19 The same Spirit who raised Christ from the dead is the same one that proclaimed, through Noah, judgment against the people in the antediluvian time. They did not believe or obey, and are thus now spiritual prisoners awaiting Judgment Day when God will deliver the verdict against them and sentence them to eternal punishment.

Some have suggested that this verse refers to Jesus going into Sheol (or hell) between His crucifixion and resurrection. However, the context of the verse rules out that interpretation, and there is no other scriptural support for it.

It is apparently on this verse that Catholicism builds the idea of Purgatory, but again, the context does not warrant such an interpretation.

20 The fact that only eight people survived the flood proved that the majority is not always right. It is apparent from this passage that Noah preached during the time he and his family were building the ark, attempting to persuade others to believe his message and be saved, but nobody did. God very much wants people to believe Him rather than suffer the consequences, and so He waits patiently, giving the message from His servants sufficient time to reach as far as possible, but He also respects people's right not to choose Him (Ezek 33:11). There were millions of people alive during the days of Noah, but not one of them had enough faith to step on the ark on the fateful day before the Flood. It is reasonable to believe that Noah's preaching had been met with taunting, and possibly persecution. Yet, when the Flood came, Noah's faith and words were proven true. Christians should likewise be encouraged to stand firm. Even though the vast majority of the world ignores or scoffs at God, we are to remain confident that our faith will be proven true on Judgment Day.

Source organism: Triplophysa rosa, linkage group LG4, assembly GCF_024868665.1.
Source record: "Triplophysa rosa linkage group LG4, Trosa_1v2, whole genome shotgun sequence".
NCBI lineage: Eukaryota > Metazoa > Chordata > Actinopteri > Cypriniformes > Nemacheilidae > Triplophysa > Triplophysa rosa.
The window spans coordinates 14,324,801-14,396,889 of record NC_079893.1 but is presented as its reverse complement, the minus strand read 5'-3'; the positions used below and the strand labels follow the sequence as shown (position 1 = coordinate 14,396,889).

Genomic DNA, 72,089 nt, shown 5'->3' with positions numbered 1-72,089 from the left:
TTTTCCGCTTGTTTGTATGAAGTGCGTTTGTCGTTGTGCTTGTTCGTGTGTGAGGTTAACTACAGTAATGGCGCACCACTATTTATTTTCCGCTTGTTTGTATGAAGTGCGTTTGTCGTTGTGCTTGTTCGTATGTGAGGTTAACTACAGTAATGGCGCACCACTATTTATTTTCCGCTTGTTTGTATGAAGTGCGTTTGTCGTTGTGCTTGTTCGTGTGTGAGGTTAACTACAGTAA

21 Peter draws another analogy between Noah's family and Christians today. Noah's faith prompted him to action. He not only built the ark, but also stepped inside it. These things were a public testimony to his generation concerning his faith in God. We know that baptism is not merely a bath for the cleansing of the flesh, but it is our statement of obedience and faith before God and the world. Jesus' death and resurrection becomes the "ark" that saves us from the floodwaters of death and judgment that will occur on the Last Day.

There is some question as to what the "good conscience" part of this verse means. Some translations cast it as an "appeal" for cleansing from God. Others translate it as a pledge to keep our minds true to the faith we proclaim at baptism. Still others see it as the question and answer of one's faith before they are baptized to orally confirm their beliefs.

22 Jesus, after His resurrection, reassumed His position at the right hand of God. This place showed two things. First, He was subject to the Father, and second, that He is second in authority after the Father. As such, all the angels and every other created authority are subject to Him. God the Father has ascribed to His Son all the authority to judge the universe so that He would be honored as much as the Father within the Godhead (Mat 28:18, John 5:22, Phil 2:9-11). Through faith in Jesus, we can likewise endure persecution, experience death, be raised to life, and share His authority (Rev 3:21). In this, we should also be encouraged.